Hurricane Michael made landfall only a few hours ago, but it’s Category 5 winds of 155 mph have already done a lot of damage.
According to the Florida Division of Emergency Management, as of late afternoon on Wednesday more than 192,000 households and businesses in the state didn’t have electricity because of Michael. Nearly 119,000 of those customer get their electricity from Gulf Power, which supplies electricity to people in northwest Florida. Around 20,000 Duke Energy customers on the Florida panhandle are also without power.
The City of Tallahassee’s website showed more than 45,000 customers without electricity. The city tweeted that power line and tree removal crews from several other areas will help with restoration. Red Cross, along with other relief and logistics organizations, have arrived from other parts of the state and the country to help.
Utility companies expect tens to hundreds of thousands of additional outages across the panhandle, southwest Georgia, southeast Alabama, and possibly the Carolinas as Michael continues its destructive path through the region during the next couple days. It could take weeks to get electricity and other damaged utilities back up and running.
The Florida Department of Transportation (FDOT) tweeted that the Garcon Point Bridge in Santa Ross County has been shut down due to storm conditions. So far only one section of I-10 has been closed, but the State Emergency Response Team (SERT) expects many closures along I-10 and other routes. SERT is urging people to stay off the roads. Relief crews will need to be able to do their jobs as efficiently as possible without unnecessary traffic in the way. Some of them may have enough trouble as it is with debris blocking streets.
The Federal Motor Carrier Safety Administration continued with its regional suspension of numerous rules. The emergency declaration lifts a wide range of restrictions, including hours of service rules, for carriers assisting with emergency relief efforts. The definition of assistance is “supporting emergency relief efforts transporting supplies, equipment, fuel and persons into and from the affected states and jurisdictions.” The states covered by the declaration are Alabama, Florida, Georgia, Louisiana, Mississippi, North Carolina, South Carolina, and Tennessee.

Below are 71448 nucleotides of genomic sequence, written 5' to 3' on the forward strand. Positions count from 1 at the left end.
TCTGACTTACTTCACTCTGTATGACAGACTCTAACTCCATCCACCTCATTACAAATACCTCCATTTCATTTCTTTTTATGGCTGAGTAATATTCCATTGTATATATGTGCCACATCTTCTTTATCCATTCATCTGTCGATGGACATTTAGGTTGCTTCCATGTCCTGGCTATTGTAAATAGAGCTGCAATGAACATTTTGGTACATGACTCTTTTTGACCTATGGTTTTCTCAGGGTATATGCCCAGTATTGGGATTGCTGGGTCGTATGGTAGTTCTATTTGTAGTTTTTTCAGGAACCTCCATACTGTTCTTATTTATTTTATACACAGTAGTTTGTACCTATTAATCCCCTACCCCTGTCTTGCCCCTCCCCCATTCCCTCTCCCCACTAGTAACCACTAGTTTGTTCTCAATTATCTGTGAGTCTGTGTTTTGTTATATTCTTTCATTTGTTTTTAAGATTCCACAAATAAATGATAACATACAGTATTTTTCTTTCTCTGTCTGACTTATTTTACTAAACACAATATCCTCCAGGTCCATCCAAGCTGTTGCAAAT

Meanwhile, Norfolk Southern (NYSE: NSC) suspended train operations between Jacksonville, Florida and Atlanta due to Michael. Shippers should expect 12 hour delays until service is resumed following inspections of the track. The railroad said all intermodal facilities continue to operate under normal hours, but may be subject to closures depending on Michael’s progress.
Southeastern U.S. ports taking precautions against Hurricane Michael, but remain open to commercial traffic. The Coast Guard has closed Port Panama City, which handles shipments of copper, linerboard, wood pulp, steel plate, steel pipe, steel coils and flexible pipe. The Port of Pensacola is also closed.
Oil and gas production cuts in the Gulf of Mexico because of the storm rose between Tuesday and Wednesday, according to the Bureau of Safety & Environmental Enforcement. While inspections will need to be undertaken, the path of the storm was east of the main production areas and significant damage to any platforms is probably unlikely.
BSEE reported Wednesday that 718,877 b/d of oil output was shut in, accounting for 42.3% of Gulf of Mexico production. (Given that world oil output is close to 100-million b/d, this would constitute less than 1% of daily global output.) A day earlier, it was just under 40% of Gulf production. Natural gas shut-ins total 812 MMcf/d, or 31.7% of output. That was only a slight increase from the 28.4% reported a day earlier. The number of platforms evacuated rose to 89 from 75 a day earlier.
The two main lines of the Colonial Pipeline, which takes oil products through the southeast and up into the New York and Washington areas, were “not in the line of the storm,” according to a Colonial statement quoted by S&P Global Platts. Colonial has been impacted in the past by power outages and the oil products markets generally are concerned with that occurrence during a storm, rather than any damage to the facility.